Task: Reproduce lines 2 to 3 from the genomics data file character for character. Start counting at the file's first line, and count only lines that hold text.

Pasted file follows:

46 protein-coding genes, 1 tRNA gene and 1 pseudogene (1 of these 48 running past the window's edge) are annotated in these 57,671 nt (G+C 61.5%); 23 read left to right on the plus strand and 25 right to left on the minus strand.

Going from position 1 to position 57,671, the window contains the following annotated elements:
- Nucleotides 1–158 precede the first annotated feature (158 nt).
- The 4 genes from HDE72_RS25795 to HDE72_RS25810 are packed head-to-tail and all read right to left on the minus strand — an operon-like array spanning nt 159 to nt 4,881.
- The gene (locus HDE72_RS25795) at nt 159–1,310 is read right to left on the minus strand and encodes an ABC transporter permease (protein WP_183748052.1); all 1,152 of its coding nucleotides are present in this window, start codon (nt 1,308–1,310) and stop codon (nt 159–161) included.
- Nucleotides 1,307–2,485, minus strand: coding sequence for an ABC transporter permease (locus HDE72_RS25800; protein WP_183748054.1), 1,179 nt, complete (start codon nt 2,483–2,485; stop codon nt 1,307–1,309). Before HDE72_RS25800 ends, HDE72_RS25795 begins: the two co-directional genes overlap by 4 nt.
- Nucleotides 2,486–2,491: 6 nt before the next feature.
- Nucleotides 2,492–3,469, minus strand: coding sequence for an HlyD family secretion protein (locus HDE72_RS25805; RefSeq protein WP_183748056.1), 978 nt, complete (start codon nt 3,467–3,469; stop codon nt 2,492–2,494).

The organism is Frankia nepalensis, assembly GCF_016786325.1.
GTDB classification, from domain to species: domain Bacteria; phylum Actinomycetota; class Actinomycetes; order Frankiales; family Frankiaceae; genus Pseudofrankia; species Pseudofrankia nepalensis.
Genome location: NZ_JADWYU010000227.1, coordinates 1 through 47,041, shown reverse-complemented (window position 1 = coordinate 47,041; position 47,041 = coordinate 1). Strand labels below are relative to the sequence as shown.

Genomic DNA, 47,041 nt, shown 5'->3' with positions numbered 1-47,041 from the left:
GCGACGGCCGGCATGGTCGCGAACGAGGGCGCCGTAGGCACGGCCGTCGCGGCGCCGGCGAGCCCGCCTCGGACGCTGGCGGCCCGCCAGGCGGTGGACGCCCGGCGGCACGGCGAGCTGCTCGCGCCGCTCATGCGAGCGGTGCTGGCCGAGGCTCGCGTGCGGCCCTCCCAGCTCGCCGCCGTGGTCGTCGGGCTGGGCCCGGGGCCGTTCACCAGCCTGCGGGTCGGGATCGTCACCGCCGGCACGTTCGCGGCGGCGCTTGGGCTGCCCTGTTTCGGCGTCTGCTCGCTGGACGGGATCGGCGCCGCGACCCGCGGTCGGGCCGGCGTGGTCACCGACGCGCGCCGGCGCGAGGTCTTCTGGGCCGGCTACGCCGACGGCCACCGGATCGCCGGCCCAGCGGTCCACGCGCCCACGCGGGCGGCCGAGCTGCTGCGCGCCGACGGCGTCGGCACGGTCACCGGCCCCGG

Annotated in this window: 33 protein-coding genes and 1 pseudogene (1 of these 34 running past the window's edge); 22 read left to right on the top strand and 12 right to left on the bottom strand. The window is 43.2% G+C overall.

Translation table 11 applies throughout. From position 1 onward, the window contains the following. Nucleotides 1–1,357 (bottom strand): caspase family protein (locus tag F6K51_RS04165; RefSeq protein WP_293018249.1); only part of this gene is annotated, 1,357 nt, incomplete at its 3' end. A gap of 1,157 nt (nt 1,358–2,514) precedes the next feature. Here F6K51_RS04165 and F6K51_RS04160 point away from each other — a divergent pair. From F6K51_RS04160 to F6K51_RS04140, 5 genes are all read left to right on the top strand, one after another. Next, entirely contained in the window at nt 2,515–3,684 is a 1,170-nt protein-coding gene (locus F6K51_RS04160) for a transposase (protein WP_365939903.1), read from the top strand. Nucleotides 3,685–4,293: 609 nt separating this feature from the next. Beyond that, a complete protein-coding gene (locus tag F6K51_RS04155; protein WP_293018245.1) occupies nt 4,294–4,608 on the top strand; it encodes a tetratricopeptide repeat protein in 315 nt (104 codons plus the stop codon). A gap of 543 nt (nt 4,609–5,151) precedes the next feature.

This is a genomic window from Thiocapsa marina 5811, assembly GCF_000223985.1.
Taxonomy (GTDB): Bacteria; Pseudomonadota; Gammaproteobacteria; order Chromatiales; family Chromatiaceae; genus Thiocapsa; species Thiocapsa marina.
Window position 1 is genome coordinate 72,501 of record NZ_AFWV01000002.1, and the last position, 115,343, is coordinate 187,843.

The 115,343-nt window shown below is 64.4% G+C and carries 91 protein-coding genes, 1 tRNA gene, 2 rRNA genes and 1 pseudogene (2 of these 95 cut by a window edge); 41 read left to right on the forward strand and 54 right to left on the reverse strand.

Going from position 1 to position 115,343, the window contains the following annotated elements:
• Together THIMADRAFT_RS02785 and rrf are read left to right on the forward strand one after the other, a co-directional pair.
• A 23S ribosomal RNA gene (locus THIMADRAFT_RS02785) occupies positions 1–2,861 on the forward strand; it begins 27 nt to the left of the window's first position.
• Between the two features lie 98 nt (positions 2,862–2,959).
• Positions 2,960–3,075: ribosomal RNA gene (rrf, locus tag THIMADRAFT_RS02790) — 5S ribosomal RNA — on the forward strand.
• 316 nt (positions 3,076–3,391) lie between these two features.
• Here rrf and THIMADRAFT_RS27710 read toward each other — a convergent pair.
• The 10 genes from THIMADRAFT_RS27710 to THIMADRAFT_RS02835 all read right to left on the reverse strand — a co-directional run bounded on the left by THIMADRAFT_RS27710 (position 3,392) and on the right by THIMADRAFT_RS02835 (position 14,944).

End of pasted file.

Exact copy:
Going from position 1 to position 57,671, the window contains the following annotated elements:
- Nucleotides 1–158 precede the first annotated feature (158 nt).